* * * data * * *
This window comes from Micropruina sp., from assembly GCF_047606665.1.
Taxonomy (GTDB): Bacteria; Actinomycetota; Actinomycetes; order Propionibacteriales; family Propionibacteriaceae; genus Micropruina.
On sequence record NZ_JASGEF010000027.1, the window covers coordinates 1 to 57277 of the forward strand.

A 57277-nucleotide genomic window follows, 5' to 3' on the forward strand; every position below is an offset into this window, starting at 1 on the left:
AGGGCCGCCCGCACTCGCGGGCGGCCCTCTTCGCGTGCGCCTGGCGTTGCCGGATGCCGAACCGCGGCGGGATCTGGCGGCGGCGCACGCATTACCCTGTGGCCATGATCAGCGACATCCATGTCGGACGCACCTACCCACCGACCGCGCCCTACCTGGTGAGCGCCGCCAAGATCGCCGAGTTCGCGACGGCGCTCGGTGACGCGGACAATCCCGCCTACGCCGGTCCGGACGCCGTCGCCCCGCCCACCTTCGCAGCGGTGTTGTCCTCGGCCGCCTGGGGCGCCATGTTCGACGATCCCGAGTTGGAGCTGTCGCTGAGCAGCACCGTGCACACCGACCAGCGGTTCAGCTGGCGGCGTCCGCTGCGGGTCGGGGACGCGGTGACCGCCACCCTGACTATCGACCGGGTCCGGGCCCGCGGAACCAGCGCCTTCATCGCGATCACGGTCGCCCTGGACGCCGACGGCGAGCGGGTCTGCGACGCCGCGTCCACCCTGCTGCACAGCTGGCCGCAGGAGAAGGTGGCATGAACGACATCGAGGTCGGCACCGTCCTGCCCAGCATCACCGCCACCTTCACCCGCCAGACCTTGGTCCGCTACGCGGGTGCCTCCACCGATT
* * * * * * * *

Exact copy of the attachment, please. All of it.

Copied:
This window comes from Micropruina sp., from assembly GCF_047606665.1.
Taxonomy (GTDB): Bacteria; Actinomycetota; Actinomycetes; order Propionibacteriales; family Propionibacteriaceae; genus Micropruina.
On sequence record NZ_JASGEF010000027.1, the window covers coordinates 1 to 57277 of the forward strand.

A 57277-nucleotide genomic window follows, 5' to 3' on the forward strand; every position below is an offset into this window, starting at 1 on the left:
AGGGCCGCCCGCACTCGCGGGCGGCCCTCTTCGCGTGCGCCTGGCGTTGCCGGATGCCGAACCGCGGCGGGATCTGGCGGCGGCGCACGCATTACCCTGTGGCCATGATCAGCGACATCCATGTCGGACGCACCTACCCACCGACCGCGCCCTACCTGGTGAGCGCCGCCAAGATCGCCGAGTTCGCGACGGCGCTCGGTGACGCGGACAATCCCGCCTACGCCGGTCCGGACGCCGTCGCCCCGCCCACCTTCGCAGCGGTGTTGTCCTCGGCCGCCTGGGGCGCCATGTTCGACGATCCCGAGTTGGAGCTGTCGCTGAGCAGCACCGTGCACACCGACCAGCGGTTCAGCTGGCGGCGTCCGCTGCGGGTCGGGGACGCGGTGACCGCCACCCTGACTATCGACCGGGTCCGGGCCCGCGGAACCAGCGCCTTCATCGCGATCACGGTCGCCCTGGACGCCGACGGCGAGCGGGTCTGCGACGCCGCGTCCACCCTGCTGCACAGCTGGCCGCAGGAGAAGGTGGCATGAACGACATCGAGGTCGGCACCGTCCTGCCCAGCATCACCGCCACCTTCACCCGCCAGACCTTGGTCCGCTACGCGGGTGCCTCCACCGATT